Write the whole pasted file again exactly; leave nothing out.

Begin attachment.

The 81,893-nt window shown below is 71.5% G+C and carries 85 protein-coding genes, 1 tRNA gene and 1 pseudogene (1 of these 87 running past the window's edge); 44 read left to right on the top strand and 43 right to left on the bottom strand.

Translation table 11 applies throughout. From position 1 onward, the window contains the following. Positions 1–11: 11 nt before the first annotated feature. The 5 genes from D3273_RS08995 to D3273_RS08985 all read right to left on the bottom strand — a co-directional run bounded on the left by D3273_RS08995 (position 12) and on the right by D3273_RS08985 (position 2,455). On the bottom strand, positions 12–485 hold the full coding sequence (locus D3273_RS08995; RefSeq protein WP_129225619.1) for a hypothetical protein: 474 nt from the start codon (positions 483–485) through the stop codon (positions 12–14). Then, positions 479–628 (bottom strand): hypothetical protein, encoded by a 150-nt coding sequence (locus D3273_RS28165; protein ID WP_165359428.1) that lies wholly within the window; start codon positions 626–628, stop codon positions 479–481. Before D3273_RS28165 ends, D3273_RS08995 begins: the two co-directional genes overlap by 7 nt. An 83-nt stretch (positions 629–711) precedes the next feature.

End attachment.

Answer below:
The 81,893-nt window shown below is 71.5% G+C and carries 85 protein-coding genes, 1 tRNA gene and 1 pseudogene (1 of these 87 running past the window's edge); 44 read left to right on the top strand and 43 right to left on the bottom strand.

Translation table 11 applies throughout. From position 1 onward, the window contains the following. Positions 1–11: 11 nt before the first annotated feature. The 5 genes from D3273_RS08995 to D3273_RS08985 all read right to left on the bottom strand — a co-directional run bounded on the left by D3273_RS08995 (position 12) and on the right by D3273_RS08985 (position 2,455). On the bottom strand, positions 12–485 hold the full coding sequence (locus D3273_RS08995; RefSeq protein WP_129225619.1) for a hypothetical protein: 474 nt from the start codon (positions 483–485) through the stop codon (positions 12–14). Then, positions 479–628 (bottom strand): hypothetical protein, encoded by a 150-nt coding sequence (locus D3273_RS28165; protein ID WP_165359428.1) that lies wholly within the window; start codon positions 626–628, stop codon positions 479–481. Before D3273_RS28165 ends, D3273_RS08995 begins: the two co-directional genes overlap by 7 nt. An 83-nt stretch (positions 629–711) precedes the next feature.